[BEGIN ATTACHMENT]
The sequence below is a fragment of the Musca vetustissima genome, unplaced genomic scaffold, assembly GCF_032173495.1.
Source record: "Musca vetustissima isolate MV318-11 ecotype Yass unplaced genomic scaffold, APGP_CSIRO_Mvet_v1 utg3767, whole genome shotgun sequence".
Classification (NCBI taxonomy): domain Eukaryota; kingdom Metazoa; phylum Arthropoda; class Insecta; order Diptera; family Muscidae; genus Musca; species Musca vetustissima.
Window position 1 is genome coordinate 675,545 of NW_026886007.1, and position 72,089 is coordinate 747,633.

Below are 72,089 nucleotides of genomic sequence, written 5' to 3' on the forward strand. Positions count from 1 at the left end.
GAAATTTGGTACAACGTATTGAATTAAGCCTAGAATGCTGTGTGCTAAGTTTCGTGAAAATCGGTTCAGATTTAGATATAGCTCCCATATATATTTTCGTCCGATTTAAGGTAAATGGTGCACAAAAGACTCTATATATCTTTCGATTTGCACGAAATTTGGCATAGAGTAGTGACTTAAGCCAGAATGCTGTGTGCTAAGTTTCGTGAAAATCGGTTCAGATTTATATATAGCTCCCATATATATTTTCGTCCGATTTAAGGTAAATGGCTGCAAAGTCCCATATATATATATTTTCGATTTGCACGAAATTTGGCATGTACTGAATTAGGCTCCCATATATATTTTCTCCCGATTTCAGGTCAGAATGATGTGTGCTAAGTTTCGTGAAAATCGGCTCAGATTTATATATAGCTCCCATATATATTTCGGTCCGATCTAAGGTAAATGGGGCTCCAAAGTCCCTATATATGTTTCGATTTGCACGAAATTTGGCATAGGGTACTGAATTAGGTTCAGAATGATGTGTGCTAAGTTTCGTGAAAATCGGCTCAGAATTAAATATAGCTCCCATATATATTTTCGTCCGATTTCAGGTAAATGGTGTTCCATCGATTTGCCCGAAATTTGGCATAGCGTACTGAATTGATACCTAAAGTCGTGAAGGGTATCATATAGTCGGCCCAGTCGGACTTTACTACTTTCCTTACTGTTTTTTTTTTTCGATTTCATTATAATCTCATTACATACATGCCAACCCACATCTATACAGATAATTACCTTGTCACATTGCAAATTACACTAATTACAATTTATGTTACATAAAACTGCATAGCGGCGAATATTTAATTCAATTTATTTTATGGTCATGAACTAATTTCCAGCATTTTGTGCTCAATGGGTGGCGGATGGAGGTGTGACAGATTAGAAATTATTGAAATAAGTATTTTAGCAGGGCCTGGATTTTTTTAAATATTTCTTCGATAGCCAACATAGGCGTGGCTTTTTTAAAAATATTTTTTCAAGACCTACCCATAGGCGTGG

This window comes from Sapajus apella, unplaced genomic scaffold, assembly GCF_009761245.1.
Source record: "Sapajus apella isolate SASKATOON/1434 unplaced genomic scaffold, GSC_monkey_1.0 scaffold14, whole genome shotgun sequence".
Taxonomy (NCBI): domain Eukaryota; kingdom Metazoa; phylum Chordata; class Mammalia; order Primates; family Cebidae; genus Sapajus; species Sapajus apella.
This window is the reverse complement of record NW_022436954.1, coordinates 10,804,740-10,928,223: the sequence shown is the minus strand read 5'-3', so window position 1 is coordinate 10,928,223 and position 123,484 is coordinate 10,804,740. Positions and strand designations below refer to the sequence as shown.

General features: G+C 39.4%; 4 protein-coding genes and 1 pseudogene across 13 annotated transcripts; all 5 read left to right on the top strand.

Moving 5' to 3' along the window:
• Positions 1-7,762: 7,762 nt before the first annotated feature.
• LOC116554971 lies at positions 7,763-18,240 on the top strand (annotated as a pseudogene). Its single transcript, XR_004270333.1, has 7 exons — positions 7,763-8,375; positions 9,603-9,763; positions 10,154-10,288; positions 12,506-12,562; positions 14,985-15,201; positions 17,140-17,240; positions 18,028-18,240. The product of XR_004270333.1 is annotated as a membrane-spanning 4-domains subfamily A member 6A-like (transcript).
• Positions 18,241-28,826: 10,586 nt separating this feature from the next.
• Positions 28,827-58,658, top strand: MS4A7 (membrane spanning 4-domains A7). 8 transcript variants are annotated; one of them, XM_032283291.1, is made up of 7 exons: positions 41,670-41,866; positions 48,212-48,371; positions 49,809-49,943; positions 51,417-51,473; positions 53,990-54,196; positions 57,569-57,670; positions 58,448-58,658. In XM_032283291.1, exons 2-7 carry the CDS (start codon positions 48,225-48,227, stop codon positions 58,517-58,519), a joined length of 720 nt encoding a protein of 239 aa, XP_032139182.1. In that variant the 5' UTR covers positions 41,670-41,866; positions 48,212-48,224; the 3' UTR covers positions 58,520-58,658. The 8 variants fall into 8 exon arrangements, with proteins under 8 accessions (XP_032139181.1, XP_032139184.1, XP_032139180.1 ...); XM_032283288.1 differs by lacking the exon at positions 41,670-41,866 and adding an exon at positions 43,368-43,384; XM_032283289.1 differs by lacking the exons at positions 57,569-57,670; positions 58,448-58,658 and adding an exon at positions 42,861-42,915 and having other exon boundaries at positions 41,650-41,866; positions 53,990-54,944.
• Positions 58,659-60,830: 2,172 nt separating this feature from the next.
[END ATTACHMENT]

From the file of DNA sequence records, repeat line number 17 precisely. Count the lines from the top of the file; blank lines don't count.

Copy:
• Positions 58,659-60,830: 2,172 nt separating this feature from the next.